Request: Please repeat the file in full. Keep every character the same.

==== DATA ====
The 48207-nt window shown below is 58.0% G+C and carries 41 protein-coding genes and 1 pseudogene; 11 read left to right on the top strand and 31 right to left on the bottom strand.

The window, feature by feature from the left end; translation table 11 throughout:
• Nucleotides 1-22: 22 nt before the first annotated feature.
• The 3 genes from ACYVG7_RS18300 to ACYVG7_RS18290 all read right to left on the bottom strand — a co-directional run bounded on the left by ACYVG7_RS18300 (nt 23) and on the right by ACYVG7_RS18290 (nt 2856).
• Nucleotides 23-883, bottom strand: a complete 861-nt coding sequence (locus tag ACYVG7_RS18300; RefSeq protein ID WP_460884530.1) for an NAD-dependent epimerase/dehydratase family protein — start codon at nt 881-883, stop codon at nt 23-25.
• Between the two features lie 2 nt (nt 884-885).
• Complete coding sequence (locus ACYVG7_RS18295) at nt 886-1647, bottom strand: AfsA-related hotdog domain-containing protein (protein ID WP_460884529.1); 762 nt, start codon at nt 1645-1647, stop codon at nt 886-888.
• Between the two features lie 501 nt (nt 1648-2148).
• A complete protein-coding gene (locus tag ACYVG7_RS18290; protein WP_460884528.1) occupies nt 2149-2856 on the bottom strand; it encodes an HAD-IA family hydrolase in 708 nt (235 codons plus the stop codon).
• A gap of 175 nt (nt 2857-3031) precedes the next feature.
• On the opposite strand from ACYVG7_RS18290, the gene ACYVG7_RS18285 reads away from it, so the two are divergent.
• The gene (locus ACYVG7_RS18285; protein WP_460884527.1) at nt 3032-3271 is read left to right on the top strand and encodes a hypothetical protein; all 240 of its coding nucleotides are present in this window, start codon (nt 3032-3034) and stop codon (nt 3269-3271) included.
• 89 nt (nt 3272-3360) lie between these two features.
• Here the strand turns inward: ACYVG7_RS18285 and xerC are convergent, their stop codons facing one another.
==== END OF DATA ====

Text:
The 48207-nt window shown below is 58.0% G+C and carries 41 protein-coding genes and 1 pseudogene; 11 read left to right on the top strand and 31 right to left on the bottom strand.

The window, feature by feature from the left end; translation table 11 throughout:
• Nucleotides 1-22: 22 nt before the first annotated feature.
• The 3 genes from ACYVG7_RS18300 to ACYVG7_RS18290 all read right to left on the bottom strand — a co-directional run bounded on the left by ACYVG7_RS18300 (nt 23) and on the right by ACYVG7_RS18290 (nt 2856).
• Nucleotides 23-883, bottom strand: a complete 861-nt coding sequence (locus tag ACYVG7_RS18300; RefSeq protein ID WP_460884530.1) for an NAD-dependent epimerase/dehydratase family protein — start codon at nt 881-883, stop codon at nt 23-25.
• Between the two features lie 2 nt (nt 884-885).
• Complete coding sequence (locus ACYVG7_RS18295) at nt 886-1647, bottom strand: AfsA-related hotdog domain-containing protein (protein ID WP_460884529.1); 762 nt, start codon at nt 1645-1647, stop codon at nt 886-888.
• Between the two features lie 501 nt (nt 1648-2148).
• A complete protein-coding gene (locus tag ACYVG7_RS18290; protein WP_460884528.1) occupies nt 2149-2856 on the bottom strand; it encodes an HAD-IA family hydrolase in 708 nt (235 codons plus the stop codon).
• A gap of 175 nt (nt 2857-3031) precedes the next feature.
• On the opposite strand from ACYVG7_RS18290, the gene ACYVG7_RS18285 reads away from it, so the two are divergent.
• The gene (locus ACYVG7_RS18285; protein WP_460884527.1) at nt 3032-3271 is read left to right on the top strand and encodes a hypothetical protein; all 240 of its coding nucleotides are present in this window, start codon (nt 3032-3034) and stop codon (nt 3269-3271) included.
• 89 nt (nt 3272-3360) lie between these two features.
• Here the strand turns inward: ACYVG7_RS18285 and xerC are convergent, their stop codons facing one another.